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Sources of exchange rate fluctuations: Are they real or nominal?

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Author Info

  • Juvenal, Luciana

Abstract

I analyze the role of real and monetary shocks on exchange rate behavior using a structural vector autoregressive model of the US vis-à-vis the rest of the world. The shocks are identified using sign restrictions on the responses of the variables to orthogonal disturbances. These restrictions are derived from the predictions of a two-country DSGE model. I find that monetary shocks are unimportant in explaining exchange rate fluctuations. By contrast, demand shocks explain between 21% and 37% of exchange rate variance at 4-quarter and 20-quarter horizons, respectively. The contribution of demand shocks plays an important role but not of the order of magnitude sometimes found in earlier studies. My results, however, support the recent focus of the literature on real shocks to match the empirical properties of real exchange rates.

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Bibliographic Info

Article provided by Elsevier in its journal Journal of International Money and Finance.

Volume (Year): 30 (2011)
Issue (Month): 5 (September)
Pages: 849-876

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Handle: RePEc:eee:jimfin:v:30:y:2011:i:5:p:849-876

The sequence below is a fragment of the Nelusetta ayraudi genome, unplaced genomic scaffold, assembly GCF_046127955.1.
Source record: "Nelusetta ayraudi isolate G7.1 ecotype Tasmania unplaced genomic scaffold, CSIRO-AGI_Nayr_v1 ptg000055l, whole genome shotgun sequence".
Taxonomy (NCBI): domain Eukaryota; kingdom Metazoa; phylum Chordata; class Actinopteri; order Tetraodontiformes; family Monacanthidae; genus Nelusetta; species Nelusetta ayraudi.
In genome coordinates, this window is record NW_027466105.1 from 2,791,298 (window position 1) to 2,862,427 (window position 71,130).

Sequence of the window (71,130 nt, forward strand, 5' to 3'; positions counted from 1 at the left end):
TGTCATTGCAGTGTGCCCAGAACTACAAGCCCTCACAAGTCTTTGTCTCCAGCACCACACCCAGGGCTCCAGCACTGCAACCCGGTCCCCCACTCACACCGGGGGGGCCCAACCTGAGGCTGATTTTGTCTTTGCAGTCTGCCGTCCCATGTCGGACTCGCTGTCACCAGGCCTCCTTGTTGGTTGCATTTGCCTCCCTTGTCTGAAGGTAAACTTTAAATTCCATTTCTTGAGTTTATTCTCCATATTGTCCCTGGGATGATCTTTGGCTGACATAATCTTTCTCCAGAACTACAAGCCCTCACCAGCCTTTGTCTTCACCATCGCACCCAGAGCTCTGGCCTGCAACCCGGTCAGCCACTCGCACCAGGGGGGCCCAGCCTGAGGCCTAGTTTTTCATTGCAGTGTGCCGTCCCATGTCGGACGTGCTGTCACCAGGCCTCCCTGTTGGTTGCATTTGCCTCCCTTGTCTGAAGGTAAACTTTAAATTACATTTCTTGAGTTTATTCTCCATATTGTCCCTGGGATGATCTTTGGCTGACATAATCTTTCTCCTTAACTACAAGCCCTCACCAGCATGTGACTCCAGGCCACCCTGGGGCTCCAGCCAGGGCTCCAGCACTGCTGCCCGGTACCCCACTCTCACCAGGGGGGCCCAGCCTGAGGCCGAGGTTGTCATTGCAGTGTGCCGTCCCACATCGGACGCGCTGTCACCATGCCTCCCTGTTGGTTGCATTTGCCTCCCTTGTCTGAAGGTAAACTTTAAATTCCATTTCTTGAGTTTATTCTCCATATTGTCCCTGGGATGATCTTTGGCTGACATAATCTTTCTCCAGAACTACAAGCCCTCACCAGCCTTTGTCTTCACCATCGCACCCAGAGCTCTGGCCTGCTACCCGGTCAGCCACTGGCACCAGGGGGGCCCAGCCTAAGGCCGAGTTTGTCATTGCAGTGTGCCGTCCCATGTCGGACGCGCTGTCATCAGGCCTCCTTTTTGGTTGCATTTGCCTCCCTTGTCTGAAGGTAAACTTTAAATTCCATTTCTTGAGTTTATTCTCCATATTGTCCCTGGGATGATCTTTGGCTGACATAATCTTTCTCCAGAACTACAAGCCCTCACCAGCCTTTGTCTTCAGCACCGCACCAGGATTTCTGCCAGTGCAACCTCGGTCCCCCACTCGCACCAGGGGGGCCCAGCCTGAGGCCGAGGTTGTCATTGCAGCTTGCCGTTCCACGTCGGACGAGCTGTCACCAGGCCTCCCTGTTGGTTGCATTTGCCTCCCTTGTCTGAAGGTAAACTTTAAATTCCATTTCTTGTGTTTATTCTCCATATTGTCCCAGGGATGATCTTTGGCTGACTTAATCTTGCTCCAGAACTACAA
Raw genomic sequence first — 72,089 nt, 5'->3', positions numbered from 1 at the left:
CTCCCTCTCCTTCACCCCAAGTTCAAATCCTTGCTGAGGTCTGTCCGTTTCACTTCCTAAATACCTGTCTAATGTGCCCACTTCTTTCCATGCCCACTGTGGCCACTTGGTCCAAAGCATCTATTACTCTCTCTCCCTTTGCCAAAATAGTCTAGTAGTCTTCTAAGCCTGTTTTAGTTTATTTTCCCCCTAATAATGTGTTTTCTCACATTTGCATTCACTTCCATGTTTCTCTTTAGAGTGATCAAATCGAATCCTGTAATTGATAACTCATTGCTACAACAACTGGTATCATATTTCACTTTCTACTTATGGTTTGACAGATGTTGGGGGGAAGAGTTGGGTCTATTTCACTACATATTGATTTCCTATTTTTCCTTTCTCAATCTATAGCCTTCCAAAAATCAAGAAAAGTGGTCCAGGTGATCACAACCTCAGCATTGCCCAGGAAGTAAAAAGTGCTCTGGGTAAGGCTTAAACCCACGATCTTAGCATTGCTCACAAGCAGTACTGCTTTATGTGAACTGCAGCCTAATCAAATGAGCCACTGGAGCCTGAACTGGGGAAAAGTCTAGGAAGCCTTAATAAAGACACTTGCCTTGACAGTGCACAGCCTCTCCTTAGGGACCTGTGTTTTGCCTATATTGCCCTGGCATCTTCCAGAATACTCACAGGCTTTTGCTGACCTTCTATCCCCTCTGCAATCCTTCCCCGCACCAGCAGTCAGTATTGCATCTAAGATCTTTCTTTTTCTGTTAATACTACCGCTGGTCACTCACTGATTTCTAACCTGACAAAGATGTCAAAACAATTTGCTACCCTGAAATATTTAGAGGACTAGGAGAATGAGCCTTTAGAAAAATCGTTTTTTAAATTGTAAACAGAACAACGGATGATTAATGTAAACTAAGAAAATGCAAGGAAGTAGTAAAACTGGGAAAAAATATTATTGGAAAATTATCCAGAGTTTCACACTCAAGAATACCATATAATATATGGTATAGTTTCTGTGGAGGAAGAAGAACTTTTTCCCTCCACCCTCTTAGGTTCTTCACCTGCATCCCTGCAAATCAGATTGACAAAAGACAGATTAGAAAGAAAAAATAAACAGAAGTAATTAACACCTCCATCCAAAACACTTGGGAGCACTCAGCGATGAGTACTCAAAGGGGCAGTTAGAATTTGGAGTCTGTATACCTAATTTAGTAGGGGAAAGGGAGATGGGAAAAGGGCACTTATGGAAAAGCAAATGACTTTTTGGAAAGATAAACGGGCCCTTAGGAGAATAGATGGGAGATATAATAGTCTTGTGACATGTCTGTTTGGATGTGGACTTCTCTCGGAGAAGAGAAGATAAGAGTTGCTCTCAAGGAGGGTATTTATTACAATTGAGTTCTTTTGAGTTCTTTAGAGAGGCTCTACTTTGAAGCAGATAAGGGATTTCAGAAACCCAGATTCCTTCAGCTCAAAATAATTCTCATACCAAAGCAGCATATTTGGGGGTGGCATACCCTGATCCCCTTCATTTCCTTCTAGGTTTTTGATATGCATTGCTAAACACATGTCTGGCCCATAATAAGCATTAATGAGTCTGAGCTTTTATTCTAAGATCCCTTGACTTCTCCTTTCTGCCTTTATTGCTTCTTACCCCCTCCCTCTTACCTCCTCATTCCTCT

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Web page: http://www.elsevier.com/locate/inca/30443

Related research

Keywords: Exchange Rates Real Shocks Monetary Shocks Vector autoregression Sign restrictions;

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References

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Citations

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Cited by:
  1. Dimitrios Malliaropulos & Ekaterini Panopoulou & Theologos Pantelidis & Nikitas Pittis, 2013. "Decomposing the persistence of real exchange rates," Empirical Economics, Springer, vol. 44(3), pages 1217-1242, June.
  2. Charles Engel, 2013. "Exchange Rates and Interest Parity," NBER Working Papers 19336, National Bureau of Economic Research, Inc.
  3. Gehrke, Britta & Yao, Fang, 2013. "Sources of Real Exchange Rate Fluctuations: The Role of Supply Shocks Revisited," Annual Conference 2013 (Duesseldorf): Competition Policy and Regulation in a Global Economic Order 79821, Verein für Socialpolitik / German Economic Association.

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